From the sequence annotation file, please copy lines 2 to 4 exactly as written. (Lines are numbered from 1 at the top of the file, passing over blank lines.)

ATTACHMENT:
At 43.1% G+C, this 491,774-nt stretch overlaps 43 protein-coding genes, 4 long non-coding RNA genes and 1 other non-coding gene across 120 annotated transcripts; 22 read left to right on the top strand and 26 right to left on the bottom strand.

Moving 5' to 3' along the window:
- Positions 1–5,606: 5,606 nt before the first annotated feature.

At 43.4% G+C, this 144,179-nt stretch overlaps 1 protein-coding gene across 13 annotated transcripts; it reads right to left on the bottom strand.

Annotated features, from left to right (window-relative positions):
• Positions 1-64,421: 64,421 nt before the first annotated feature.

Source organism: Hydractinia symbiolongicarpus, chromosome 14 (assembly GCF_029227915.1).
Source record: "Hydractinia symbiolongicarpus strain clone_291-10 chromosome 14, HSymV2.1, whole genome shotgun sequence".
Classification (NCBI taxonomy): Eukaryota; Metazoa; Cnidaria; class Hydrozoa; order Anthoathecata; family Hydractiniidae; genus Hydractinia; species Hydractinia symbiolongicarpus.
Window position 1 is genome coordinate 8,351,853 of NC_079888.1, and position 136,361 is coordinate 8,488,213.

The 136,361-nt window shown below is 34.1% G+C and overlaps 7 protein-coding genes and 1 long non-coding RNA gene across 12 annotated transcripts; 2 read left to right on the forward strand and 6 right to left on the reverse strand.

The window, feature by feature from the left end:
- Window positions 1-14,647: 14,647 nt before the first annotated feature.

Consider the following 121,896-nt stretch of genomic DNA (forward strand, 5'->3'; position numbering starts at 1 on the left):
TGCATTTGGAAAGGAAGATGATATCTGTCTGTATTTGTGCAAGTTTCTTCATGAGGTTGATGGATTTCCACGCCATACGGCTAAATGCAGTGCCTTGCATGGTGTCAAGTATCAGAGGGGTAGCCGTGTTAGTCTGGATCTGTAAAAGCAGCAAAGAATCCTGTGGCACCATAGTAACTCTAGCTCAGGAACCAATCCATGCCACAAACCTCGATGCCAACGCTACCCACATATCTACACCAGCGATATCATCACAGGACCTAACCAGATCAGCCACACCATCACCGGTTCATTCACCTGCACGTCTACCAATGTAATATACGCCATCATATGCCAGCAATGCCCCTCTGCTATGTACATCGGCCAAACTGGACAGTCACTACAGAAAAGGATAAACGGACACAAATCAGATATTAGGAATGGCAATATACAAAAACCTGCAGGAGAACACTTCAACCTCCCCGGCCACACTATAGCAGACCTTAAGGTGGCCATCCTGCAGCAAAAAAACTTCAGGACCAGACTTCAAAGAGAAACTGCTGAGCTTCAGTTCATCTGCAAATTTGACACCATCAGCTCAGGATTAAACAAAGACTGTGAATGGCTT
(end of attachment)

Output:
Moving 5' to 3' along the window:
- Positions 1–5,606: 5,606 nt before the first annotated feature.

At 43.4% G+C, this 144,179-nt stretch overlaps 1 protein-coding gene across 13 annotated transcripts; it reads right to left on the bottom strand.